CASSIES Silver: Doritos holds out for ketchup

How far would you go for a bag of chips?
Doritos_The-Hold-Out_1920x1200_V2

This story appears in the February/March 2016 issue of strategy.

Silver: Events, Seasonal and Short-Term

Situation Analysis:

With the snack category continually adding new brands, Doritos defended its share of the aisle with limited-time flavours, which created interest at the shelf and drove incremental sales, as had been seen by the 2014 temporary reintroduction of Ketchup-flavoured Doritos after a 10-year hiatus. As the flavour quickly sold out, it was planned to reappear in 2015, but with the considerably higher goals of a three-times sales increase, adding 5% to total brand volumes.

Insight & Strategy:

The millennial target (16 to 24) is exposed to more entertainment options than they can possibly consume, but the limited time in market for Doritos Ketchup could be an advantage in that environment. While Doritos Ketchup would soon be gone from the shelves, there would be one bag left on the entire planet, and someone could win it. But to do so, they would have to give up the use of something else they loved: their mobile phone.

Execution:

The program launched on Feb. 12, 2015 and ran for six weeks with a support of $200,000 nationally. “The Hold Out” was a mobile-only game where, in order to play, consumers had to give up the use of their phone. Social posts on Facebook, Twitter and BuzzFeed directed Android and iPhone users to Doritosketchup.ca to compete for the world’s last bag of Doritos Ketchup by putting their finger on the screen to hold on to that last bag as long as they could. Distractions included a fake phone call from “Work” or a text from “Mom” to knock them off balance. Whoever could hold on the longest won the grand prize of the very last bag of Doritos Ketchup and a year’s supply of Doritos.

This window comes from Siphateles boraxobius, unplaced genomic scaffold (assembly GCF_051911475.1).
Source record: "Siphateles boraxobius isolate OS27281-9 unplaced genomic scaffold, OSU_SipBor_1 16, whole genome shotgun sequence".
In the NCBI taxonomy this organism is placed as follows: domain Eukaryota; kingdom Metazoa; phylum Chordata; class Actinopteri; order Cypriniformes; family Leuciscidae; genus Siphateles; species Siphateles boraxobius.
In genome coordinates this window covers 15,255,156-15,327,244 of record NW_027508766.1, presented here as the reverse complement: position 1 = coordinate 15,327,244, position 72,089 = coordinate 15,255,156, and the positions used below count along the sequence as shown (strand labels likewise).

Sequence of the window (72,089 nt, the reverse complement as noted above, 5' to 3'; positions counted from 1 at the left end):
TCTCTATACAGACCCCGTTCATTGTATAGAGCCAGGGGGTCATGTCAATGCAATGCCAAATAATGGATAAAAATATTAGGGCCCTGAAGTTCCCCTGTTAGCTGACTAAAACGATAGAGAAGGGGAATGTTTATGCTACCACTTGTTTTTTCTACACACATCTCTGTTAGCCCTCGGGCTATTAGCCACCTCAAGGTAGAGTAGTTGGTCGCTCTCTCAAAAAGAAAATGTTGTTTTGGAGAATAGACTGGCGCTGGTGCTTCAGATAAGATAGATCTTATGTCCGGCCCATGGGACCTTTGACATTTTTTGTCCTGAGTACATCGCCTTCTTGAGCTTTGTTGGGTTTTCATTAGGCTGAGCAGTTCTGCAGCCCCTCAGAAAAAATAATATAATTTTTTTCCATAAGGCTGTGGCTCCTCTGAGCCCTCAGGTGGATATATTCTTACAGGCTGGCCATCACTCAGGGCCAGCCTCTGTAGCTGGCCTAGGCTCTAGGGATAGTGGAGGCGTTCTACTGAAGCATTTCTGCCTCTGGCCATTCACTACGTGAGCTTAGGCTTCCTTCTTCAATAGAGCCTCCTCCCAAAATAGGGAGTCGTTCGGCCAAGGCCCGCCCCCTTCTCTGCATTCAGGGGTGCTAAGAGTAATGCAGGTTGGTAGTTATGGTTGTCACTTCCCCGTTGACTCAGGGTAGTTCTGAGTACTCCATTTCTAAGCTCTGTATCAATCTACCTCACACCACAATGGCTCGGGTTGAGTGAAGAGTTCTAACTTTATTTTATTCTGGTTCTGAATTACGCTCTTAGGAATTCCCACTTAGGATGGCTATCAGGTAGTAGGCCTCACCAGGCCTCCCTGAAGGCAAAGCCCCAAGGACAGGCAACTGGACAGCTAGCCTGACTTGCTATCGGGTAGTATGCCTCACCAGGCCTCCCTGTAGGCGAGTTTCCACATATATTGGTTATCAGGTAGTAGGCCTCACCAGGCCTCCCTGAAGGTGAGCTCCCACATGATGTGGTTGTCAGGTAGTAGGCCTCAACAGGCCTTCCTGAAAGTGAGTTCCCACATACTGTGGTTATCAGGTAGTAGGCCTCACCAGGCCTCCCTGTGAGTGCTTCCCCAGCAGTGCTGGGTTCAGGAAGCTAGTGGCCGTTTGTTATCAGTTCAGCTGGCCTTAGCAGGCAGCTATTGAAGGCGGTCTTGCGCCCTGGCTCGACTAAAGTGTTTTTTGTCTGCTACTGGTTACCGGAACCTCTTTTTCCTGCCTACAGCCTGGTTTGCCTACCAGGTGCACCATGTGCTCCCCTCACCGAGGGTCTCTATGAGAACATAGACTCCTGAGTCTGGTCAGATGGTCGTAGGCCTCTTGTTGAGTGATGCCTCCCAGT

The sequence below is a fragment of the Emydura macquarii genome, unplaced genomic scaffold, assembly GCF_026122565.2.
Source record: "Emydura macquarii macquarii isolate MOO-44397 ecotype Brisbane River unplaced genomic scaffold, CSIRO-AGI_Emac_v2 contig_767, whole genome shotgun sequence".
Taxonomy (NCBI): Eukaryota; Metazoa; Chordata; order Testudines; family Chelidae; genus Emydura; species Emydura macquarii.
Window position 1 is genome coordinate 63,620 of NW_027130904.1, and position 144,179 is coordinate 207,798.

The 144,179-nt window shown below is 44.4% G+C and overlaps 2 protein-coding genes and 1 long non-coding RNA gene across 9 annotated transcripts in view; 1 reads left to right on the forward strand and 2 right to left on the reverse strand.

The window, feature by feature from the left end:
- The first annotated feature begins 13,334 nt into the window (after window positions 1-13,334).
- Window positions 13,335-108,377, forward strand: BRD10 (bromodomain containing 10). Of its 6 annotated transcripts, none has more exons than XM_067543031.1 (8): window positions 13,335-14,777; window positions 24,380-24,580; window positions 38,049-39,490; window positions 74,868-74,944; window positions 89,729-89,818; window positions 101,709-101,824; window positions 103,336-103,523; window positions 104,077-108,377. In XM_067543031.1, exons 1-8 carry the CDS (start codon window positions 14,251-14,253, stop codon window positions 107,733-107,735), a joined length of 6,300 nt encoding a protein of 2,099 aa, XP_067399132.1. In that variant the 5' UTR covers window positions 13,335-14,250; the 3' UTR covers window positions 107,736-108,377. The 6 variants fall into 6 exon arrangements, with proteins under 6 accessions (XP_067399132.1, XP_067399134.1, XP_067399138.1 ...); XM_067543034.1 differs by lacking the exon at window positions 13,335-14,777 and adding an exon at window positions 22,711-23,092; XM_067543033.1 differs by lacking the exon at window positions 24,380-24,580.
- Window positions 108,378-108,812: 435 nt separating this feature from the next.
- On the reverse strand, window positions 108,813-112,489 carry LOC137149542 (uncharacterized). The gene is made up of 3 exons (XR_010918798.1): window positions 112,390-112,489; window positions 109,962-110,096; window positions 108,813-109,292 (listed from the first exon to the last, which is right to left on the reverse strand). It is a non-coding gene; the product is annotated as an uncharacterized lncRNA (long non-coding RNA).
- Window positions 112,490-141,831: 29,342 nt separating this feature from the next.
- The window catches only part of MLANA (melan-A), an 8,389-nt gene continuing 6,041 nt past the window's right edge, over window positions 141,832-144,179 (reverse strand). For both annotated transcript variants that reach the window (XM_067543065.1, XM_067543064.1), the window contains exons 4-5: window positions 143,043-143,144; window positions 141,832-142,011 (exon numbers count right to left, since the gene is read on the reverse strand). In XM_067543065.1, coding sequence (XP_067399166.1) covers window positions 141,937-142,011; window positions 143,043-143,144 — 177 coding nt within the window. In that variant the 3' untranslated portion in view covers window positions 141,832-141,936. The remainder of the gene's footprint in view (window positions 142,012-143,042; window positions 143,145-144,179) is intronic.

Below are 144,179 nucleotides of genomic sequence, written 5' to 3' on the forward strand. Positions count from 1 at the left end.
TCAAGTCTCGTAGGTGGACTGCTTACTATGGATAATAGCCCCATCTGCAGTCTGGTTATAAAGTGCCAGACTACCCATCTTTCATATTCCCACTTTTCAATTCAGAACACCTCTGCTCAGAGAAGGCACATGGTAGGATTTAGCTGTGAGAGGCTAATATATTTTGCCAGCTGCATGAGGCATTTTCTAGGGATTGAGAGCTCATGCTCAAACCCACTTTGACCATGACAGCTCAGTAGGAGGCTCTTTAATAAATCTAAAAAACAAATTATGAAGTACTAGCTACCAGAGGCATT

Results:

Doritos Ketchup “Hold Out” drove sales 3.5-times higher versus 2014, 17% above target and necessitated two additional production runs. Total Doritos sales volume increased 14.4%, almost triple the 5% goal. Average game time was six minutes and 45 seconds while the winner held on for over two weeks. The “Favourite Brand” brand metric increased from 28% to 34% during the campaign period. In 16 weeks, Ketchup sales exceeded those achieved by several of the permanent flavours in all of 2014.

Cause & Effect:

While the advertising support was new in 2015 and distribution increased by 16%, trade spending was equivalent to the 2014 Ketchup campaign, while average price increased compared with 2014.

Credits:

Client: PepsiCo Foods Canada

Sr. director of marketing: Susan Irving

Marketing managers: Adam Day, Matthew Webster

Associate marketing manager: Telly Carayannakis

Agency: BBDO Toronto

SVPs, ECDs: Peter Ignazi, Carlos Moreno

ACD: Derek Blais

CW: Britt Wilen

AD: Bryan Howarth

VP group account director: Stephanie Page

Account supervisor: Jaya Rizzi

Group project director: Jason Dick

Sr. project manager: Sarah Ng

Group technical director: Darrin Patey

VP user experience: Trevor Shaikin

Developers: Douglas Glover, Nicolas Rivera

Sr. QA analyst: Della Lytle

Director, data analytics & insights: Curtis Rushing

Data analyst: Arpan Rai

Strategy supervisor: Mats Kawana

Sr. digital strategist: Courtney Jones

Digital agency: Proximity Canada

Media agency: OMD